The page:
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Kazakhstan: Internationalisation & Higher Ed.

Aigerim Kosherbayeva

An important indicator of any country’s progress is its educational policy and compliance with international standards. In this regard, Kazakhstan occupies a leading position in the world by aiming to develop new learning technologies and introduce advanced teaching techniques to create a world-class training program. Most universities in Kazakhstan are involved in international activities. Moreover, at present there are about 5 branches of foreign universities within Kazakhstan.

 

Kazakhstan is thus an open educational space in a society where different cultures coexist. Located in the centre of the Eurasian continent, the country finds itself both in an advantageous position for internationalisation by being a nexus for transnational exchanges, at the same time as internationalisation is a necessary trend to ensure the participation of the national system within a global education market.

 

Today a variety of initiatives aimed at internationalisation have been put in place in the country. Of these, the process of alignment to structural reforms taking place in the European Union, or the so-called ‘Bologna Process’, is particularly relevant. Kazakhstan became the 47th country participating in the European Higher Education Area by signing the Budapest-Vienna Declaration on 12 March 2010 and has been praised for innovative efforts to reform its higher education system accordingly. The process has meant adopting a 4-year bachelor system followed by 1 or 2 year masters degrees. Internationalisation has also meant the introduction of alternative educational proposals such as dual degree programs.

 

International mobility programs are also significant to internationalisation in Kazakhstan – in particular those aimed at training academic staff and students at universities abroad, in seeking to prepare them as active and engaged participants in a global world. These include the prestigious Bolashak scholarships, established in 1994 taking into account that there were very few professionals in Kazakhstan with a truly ‘best Western’ education. Thanks to this scholarship, talented young people have the opportunity to study at top foreign universities and acquire so-called ‘global’ languages. More than 3000 students and teachers study in 20 countries including Spain (e.g. the Universitat Internacional de Catalunya), the UK, the USA, Switzerland, Germany and countries on the Asian continent.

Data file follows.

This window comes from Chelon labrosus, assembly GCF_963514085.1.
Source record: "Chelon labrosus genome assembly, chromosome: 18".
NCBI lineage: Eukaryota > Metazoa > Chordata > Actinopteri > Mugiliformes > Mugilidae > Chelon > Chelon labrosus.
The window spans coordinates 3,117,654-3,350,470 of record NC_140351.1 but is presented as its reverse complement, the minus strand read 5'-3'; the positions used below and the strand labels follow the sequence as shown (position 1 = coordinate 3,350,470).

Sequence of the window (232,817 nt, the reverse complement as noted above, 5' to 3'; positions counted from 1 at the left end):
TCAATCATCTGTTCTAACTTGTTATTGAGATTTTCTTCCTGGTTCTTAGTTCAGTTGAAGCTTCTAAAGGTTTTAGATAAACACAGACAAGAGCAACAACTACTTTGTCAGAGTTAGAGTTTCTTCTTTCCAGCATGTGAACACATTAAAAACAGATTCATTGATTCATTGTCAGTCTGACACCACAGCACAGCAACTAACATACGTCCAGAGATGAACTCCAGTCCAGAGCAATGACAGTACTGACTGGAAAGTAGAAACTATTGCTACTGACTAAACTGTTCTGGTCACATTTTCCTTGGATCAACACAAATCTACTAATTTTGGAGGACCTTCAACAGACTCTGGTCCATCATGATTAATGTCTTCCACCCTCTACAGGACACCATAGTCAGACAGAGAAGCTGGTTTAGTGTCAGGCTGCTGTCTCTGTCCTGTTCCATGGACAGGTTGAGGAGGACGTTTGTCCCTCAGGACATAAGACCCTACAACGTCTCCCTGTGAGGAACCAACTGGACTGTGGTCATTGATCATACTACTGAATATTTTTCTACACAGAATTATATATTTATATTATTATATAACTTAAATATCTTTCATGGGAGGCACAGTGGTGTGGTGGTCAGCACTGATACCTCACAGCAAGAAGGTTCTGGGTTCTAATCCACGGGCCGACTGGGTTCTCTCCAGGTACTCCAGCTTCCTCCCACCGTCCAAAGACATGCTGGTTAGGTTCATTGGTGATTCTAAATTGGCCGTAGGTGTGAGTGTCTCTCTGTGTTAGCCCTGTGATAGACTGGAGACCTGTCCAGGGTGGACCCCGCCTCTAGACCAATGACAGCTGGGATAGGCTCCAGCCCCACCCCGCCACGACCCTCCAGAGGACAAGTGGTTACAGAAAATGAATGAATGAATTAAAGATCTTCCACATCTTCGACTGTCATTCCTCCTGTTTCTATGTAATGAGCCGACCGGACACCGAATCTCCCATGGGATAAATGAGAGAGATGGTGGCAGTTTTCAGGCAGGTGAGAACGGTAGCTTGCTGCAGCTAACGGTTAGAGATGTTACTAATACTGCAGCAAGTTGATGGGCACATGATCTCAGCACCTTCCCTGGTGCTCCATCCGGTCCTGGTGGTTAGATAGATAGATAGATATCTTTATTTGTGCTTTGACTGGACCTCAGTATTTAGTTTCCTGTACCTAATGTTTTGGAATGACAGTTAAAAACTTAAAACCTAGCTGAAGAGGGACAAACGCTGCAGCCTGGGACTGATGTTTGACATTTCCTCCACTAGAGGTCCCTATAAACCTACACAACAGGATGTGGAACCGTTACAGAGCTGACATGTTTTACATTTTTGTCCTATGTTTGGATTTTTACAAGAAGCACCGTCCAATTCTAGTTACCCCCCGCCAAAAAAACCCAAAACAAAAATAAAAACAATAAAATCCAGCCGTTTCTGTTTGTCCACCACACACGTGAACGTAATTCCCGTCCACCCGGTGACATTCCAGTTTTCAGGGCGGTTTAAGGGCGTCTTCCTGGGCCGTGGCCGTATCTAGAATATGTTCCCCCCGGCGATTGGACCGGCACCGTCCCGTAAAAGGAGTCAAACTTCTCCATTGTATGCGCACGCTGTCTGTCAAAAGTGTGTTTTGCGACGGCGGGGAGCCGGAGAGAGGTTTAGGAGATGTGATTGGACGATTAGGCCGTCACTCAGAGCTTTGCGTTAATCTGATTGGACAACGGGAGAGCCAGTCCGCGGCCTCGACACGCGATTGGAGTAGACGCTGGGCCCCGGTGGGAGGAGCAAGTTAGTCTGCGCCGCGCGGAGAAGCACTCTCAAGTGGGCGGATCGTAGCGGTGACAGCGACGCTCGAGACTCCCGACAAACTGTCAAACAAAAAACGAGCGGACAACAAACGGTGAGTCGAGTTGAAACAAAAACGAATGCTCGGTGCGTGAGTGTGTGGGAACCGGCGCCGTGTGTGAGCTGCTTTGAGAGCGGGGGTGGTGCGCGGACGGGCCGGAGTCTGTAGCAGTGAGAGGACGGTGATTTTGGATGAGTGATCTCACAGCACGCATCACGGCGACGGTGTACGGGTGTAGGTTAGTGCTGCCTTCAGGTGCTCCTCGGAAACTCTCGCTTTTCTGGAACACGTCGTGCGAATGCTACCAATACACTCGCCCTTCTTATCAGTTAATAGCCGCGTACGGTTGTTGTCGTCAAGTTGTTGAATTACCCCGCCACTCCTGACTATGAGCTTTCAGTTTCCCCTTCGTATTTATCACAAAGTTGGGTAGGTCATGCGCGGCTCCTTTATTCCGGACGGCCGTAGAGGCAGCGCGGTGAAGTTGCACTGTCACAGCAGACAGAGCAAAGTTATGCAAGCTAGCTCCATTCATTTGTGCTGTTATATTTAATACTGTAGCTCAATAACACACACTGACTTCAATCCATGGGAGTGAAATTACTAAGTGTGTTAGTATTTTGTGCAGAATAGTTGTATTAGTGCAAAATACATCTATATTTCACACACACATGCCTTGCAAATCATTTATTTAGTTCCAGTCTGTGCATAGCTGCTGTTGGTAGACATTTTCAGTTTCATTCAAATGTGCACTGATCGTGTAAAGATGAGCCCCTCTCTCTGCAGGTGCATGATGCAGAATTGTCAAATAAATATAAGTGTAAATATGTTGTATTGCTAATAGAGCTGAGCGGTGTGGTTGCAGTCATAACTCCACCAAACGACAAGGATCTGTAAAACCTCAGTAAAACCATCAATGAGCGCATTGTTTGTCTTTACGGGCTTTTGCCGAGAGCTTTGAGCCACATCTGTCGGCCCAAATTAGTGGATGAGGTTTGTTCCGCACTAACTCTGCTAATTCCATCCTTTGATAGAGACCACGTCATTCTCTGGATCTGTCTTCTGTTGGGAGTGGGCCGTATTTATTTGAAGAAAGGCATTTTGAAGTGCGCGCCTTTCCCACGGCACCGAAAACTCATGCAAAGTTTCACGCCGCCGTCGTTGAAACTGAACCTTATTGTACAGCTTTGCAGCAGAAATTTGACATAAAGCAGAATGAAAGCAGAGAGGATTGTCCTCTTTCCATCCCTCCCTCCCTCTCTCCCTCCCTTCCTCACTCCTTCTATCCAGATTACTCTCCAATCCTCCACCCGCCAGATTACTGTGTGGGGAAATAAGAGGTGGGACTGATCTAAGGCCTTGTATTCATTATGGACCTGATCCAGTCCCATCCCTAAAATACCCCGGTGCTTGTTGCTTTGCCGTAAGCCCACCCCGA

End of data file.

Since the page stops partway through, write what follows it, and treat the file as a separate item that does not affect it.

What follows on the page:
Kazakhstan has also taken serious steps to improve opportunities for an international education ‘at home’. Witness to this is the creation of the Orleu National Center for professional development of teachers in cooperation with Cambridge University. So too is the Nazarbayev University system in which teaching is carried out in English and the prestigious Nazarbayev Intellectual Schools promoting academic excellence.

 

Programs aimed at the study of foreign languages are also of paramount importance, as is a language policy aiming to construct a trilingual university system harmonising Kazakh as the national language, Russian as an international language and English as a language of global status.

 

The processes of internationalisation in which higher education in Kazakhstan is immersed also affect universities in Spain. Many of the challenges and responses experienced in Kazakhstan are paralleled in the Spanish and Catalan context, making collaboration between our higher education systems of great interest.

 

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* Professor Aigerim Kosherbayeva, of Abai Kazakh National Pedagogical University (Almaty, Kazakhstan), visited the Universitat Internacional de Catalunya from May to September 2014 thanks to funding from the prestigious Bolashak program.

 

This article was written in collaboration with Dr. Emilee Moore (Universitat Internacional de Catalunya), Sania Nuralyeva (Al-Farabi Kazakh National University, Almaty, Kazakhstan) and Rinad Kosherbayev (Orleu National Center for professional development of teachers, Almaty, Kazakhstan).

 
 
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